Green sea turtles are olive-green with brown, reddish-brown or black markings above; they're a whitish color below. The shield-shaped carapaces or shells of mature green turtles can grow to 3 feet long; the turtles weigh about 330 pounds. Green sea turtles are found worldwide in tropical and temperate waters, including the Great Barrier Reef off the coast of Queensland in north-eastern Australia. There and worldwide, green turtle life cycle center around long migrations from their feeding sites to their nesting grounds.
The Great Barrier Reef is an important foraging area for the green turtles nesting in the area and for turtles who feed at the reef and migrate to different regions and countries to nest. They travel long distances -- average migrations are about 250 miles but some exceed 1,615 miles -- between their feeding grounds and the beaches where they nest. The adults feed mainly on seagrass, along with algae, mangrove fruit and occasionally jellyfish.
Green turtles from feeding grounds around Indonesia, Papua New Guinea, the Solomon Islands, Fiji, western and northern Australia as well as Queensland will breed at the Great Barrier Reef. They have 13 nesting sites, called rookeries, concentrated in the Capricorn Bunker group of islands in the southern Great Barrier Reef, with an annual nesting population of about 8,000 females. Five other rookeries, with approximately 30,000 nesting females, are in the northern Great Barrier Reef, mostly around Raine Island and Moulter Cay.
The green turtles who nest in the Great Barrier Reef area breed in the summer from late October to February. The females are about 45 years old when they first mate; they breed every two to eight years. Males and females mate with several partners. The females store the sperm in their bodies to fertilize eggs when needed, and they lay clutches of about 115 ping-pong-ball-size eggs at fortnightly intervals. They will make around five trips to the beach to nest. When ready, the females crawl up the beach where they were born and use their flippers to excavate vertical chambers to lay their eggs in, refilling the chambers with sand to bury the eggs. The whole process takes one to two hours.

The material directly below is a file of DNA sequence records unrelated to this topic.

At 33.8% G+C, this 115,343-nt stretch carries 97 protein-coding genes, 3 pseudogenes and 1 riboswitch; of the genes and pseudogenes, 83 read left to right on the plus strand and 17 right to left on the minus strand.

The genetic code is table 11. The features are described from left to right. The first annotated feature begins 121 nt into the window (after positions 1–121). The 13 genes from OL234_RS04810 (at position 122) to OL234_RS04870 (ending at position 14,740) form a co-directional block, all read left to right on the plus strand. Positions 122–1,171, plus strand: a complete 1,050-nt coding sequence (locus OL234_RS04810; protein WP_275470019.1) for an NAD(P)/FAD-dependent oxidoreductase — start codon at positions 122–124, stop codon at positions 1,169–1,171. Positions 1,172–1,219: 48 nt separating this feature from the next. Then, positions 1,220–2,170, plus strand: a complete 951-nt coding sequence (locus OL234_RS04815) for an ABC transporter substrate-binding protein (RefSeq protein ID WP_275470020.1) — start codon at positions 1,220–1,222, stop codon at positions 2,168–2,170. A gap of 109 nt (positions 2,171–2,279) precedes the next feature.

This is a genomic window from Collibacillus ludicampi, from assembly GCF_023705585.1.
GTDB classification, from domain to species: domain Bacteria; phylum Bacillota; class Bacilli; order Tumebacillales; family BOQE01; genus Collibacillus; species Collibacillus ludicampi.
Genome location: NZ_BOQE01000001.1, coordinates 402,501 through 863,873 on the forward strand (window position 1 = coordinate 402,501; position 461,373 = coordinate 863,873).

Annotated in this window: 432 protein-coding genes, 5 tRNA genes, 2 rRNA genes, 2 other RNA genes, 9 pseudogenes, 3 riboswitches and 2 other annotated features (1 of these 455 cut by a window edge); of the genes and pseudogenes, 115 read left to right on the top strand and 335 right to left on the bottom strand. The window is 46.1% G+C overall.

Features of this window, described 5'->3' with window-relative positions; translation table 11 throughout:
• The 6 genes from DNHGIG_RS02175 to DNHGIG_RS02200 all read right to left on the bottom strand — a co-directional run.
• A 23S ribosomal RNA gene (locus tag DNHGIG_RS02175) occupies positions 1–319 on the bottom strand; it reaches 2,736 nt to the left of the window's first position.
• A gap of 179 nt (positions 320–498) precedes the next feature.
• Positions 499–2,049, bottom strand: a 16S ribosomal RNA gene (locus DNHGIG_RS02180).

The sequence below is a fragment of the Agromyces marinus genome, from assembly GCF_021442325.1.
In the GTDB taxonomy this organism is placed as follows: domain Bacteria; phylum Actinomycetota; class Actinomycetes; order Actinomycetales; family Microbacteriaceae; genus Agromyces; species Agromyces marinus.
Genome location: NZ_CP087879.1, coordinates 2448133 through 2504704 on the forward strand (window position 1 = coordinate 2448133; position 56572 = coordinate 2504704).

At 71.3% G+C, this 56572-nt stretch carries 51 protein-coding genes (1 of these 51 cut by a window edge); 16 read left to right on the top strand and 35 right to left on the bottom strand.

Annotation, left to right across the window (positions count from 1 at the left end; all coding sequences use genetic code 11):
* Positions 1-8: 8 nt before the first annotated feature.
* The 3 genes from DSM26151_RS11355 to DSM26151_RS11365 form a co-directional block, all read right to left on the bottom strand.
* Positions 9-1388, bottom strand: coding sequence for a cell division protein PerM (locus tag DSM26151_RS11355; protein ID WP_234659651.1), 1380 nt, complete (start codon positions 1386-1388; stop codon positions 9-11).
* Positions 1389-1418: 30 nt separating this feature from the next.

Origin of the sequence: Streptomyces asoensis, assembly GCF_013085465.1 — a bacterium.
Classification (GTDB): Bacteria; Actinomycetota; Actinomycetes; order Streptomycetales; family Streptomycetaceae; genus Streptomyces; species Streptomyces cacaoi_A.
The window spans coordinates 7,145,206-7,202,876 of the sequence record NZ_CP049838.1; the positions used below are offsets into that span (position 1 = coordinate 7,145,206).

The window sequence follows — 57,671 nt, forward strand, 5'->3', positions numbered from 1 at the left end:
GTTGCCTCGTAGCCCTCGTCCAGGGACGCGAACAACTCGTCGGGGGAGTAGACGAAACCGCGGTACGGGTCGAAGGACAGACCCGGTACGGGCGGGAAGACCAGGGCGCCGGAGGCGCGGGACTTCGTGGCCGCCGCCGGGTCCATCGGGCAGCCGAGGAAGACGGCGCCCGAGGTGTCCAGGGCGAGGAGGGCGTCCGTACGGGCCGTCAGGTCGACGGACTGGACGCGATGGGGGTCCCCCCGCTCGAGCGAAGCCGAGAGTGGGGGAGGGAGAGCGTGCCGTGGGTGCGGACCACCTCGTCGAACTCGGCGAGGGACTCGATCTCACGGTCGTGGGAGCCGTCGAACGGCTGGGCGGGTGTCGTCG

After 7 to 12 weeks, depending on the temperature of the sand, the eggs hatch. Sand temperature influences the sex of hatchlings, with mainly females developing in warm dark sand and males in cooler white sand. It takes a couple of days for the hatchlings to reach the surface, usually emerging at night as a group. The hatchlings, which are black above and white below, and 2 inches long, feed on tiny marine invertebrates. They find the sea by crawling toward the brightest direction; in the water they use wave direction, currents and magnetic fields to negotiate deeper areas offshore. It's believed these cues will be used to find the beach when the fully grown turtles are ready to breed.
Not much is known about green turtles' early years. They probably drift on ocean currents feeding. When they are about 6 years old, the immature turtles return to coastal waters, where they feed and grow until they reach sexual maturity. With their low-protein diets, this can take up to 40 years. Once the green sea turtles mature, the cycle of long-distance migrations between foraging grounds and their breeding sites begins. Green sea turtles can live more than 80 years in the wild.
- Queensland Government Department of Environmental Heritage and Protection: Green Turtle
- Dorling Kindersley Handbooks Reptiles and Amphbians; Mark OShea and Tim Halliday
- Australian Government Great Barrier Reef Marine Park Authority: Green Turtle
- Australian Government Great Barrier Reef Marine Park Authority: Marine Turtles
- Sea Turtle Foundation: Green Turtle
- National Geographic: Green Sea Turtle
- NOAA Fisheries Office of Protected Resources: Green Turtle
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